As he does each Thursday, Ohio Gov. Mike DeWine revealed the latest map for the state's coronavirus (COVID-19) Public Health Advisory System.
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And when he did, it had significant news for Northeast Ohio.
In particular, Summit County, Medina County, Stark County, Portage County and Richland County have now reached a Level 4 'purple' coronavirus risk level -- the highest level listed on Ohio's Public Health Advisory System. A county is labeled Level 4 'purple' when a county meets six of the seven indicators for two consecutive weeks and denotes "severe exposure and spread" of the coronavirus.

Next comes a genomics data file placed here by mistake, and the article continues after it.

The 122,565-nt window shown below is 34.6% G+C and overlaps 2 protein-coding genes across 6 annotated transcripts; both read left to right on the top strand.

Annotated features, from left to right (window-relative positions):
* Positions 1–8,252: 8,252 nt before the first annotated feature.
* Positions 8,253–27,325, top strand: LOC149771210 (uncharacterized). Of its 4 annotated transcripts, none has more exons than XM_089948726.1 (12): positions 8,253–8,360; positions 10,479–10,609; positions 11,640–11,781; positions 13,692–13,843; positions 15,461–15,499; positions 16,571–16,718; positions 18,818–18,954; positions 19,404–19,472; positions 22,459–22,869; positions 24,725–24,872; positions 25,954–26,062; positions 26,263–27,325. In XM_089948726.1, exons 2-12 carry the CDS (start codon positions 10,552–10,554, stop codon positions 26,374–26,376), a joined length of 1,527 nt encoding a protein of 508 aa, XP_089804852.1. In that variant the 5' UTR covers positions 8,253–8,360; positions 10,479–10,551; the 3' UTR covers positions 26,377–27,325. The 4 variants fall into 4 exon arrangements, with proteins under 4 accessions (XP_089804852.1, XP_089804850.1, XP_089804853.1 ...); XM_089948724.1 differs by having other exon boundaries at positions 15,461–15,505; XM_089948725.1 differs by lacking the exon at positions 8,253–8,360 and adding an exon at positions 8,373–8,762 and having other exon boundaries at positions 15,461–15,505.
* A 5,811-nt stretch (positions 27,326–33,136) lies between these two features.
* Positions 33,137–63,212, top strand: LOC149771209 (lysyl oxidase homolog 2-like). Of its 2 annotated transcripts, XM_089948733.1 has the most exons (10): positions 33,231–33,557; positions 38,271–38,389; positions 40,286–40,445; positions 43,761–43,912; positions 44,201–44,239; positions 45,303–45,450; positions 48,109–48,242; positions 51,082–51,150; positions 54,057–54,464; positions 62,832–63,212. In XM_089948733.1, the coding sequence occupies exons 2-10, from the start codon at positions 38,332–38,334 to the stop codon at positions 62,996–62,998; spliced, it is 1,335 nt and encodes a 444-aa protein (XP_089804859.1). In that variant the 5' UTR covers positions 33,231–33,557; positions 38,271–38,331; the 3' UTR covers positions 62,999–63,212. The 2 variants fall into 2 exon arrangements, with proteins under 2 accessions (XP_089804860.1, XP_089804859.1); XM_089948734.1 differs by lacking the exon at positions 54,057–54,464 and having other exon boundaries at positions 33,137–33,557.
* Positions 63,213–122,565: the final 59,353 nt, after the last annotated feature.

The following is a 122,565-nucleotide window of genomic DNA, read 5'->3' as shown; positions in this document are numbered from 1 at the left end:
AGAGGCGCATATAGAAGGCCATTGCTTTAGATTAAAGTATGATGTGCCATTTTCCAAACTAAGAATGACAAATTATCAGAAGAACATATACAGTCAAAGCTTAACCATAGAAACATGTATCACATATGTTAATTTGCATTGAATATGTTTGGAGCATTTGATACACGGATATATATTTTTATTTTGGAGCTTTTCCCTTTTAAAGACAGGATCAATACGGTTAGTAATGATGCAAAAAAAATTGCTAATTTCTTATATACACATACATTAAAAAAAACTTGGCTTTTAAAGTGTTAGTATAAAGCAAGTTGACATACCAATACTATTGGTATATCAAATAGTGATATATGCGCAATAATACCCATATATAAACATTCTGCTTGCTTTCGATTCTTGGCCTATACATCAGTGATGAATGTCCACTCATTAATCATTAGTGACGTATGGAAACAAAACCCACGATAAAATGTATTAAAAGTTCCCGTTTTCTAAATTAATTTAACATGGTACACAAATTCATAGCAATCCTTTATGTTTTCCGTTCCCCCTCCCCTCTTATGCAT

Meanwhile, Lake County and Lorain County remain 'purple,' as they were last week, as does Montgomery County in Southwest Ohio.
Additionally, Cuyahoga County is one of three Ohio counties to have been placed on the watch list for Level 4 'purple.' While officially, Cuyahoga County remained labeled as Level 3 'red,' which denotes "very high exposure" and spread of the coronavirus, it currently possesses six of seven indicators required for purple, but has yet to do so for a second consecutive week. In other words, if Cuyahoga County's outlook doesn't improve by next week, it will officially move to 'purple' for the first time since the Public Health Advisory map was introduced in July.
In addition to Cuyahoga County, Fairfield County and Madison County have also been placed on the watch list for Level 4 'purple.' In October, DeWine said that he wouldn't introduce additional restrictions for counties that reach Level 4.
"We're not going to issue additional orders," DeWine said at a press briefing on Oct. 28. "It's just one more piece of information. Going into purple is a signal that potentially we have a hospital problem."